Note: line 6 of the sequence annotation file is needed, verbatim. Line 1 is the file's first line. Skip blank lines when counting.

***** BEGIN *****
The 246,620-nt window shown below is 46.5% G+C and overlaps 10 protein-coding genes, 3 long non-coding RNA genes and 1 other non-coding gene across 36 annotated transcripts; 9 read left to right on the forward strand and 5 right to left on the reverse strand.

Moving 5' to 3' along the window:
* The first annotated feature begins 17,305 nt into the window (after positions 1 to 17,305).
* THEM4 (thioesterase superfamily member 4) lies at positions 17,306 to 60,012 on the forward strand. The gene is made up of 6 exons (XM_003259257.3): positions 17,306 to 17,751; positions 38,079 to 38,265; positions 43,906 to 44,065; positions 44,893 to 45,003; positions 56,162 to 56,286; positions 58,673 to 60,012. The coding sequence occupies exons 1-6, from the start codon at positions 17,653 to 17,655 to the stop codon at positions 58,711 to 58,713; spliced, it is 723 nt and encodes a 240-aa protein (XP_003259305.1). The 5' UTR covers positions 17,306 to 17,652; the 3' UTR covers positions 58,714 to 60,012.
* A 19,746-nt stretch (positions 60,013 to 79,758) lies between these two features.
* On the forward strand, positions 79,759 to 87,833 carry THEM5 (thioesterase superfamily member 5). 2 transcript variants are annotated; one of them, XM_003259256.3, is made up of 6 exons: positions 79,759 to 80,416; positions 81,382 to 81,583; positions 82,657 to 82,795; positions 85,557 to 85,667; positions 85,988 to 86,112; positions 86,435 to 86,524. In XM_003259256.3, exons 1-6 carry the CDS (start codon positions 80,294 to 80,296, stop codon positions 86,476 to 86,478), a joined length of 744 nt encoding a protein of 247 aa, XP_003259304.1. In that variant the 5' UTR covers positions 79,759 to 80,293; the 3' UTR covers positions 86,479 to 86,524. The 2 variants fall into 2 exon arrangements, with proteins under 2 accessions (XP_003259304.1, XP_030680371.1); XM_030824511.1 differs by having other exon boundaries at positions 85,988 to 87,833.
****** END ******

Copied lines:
* On the forward strand, positions 79,759 to 87,833 carry THEM5 (thioesterase superfamily member 5). 2 transcript variants are annotated; one of them, XM_003259256.3, is made up of 6 exons: positions 79,759 to 80,416; positions 81,382 to 81,583; positions 82,657 to 82,795; positions 85,557 to 85,667; positions 85,988 to 86,112; positions 86,435 to 86,524. In XM_003259256.3, exons 1-6 carry the CDS (start codon positions 80,294 to 80,296, stop codon positions 86,476 to 86,478), a joined length of 744 nt encoding a protein of 247 aa, XP_003259304.1. In that variant the 5' UTR covers positions 79,759 to 80,293; the 3' UTR covers positions 86,479 to 86,524. The 2 variants fall into 2 exon arrangements, with proteins under 2 accessions (XP_003259304.1, XP_030680371.1); XM_030824511.1 differs by having other exon boundaries at positions 85,988 to 87,833.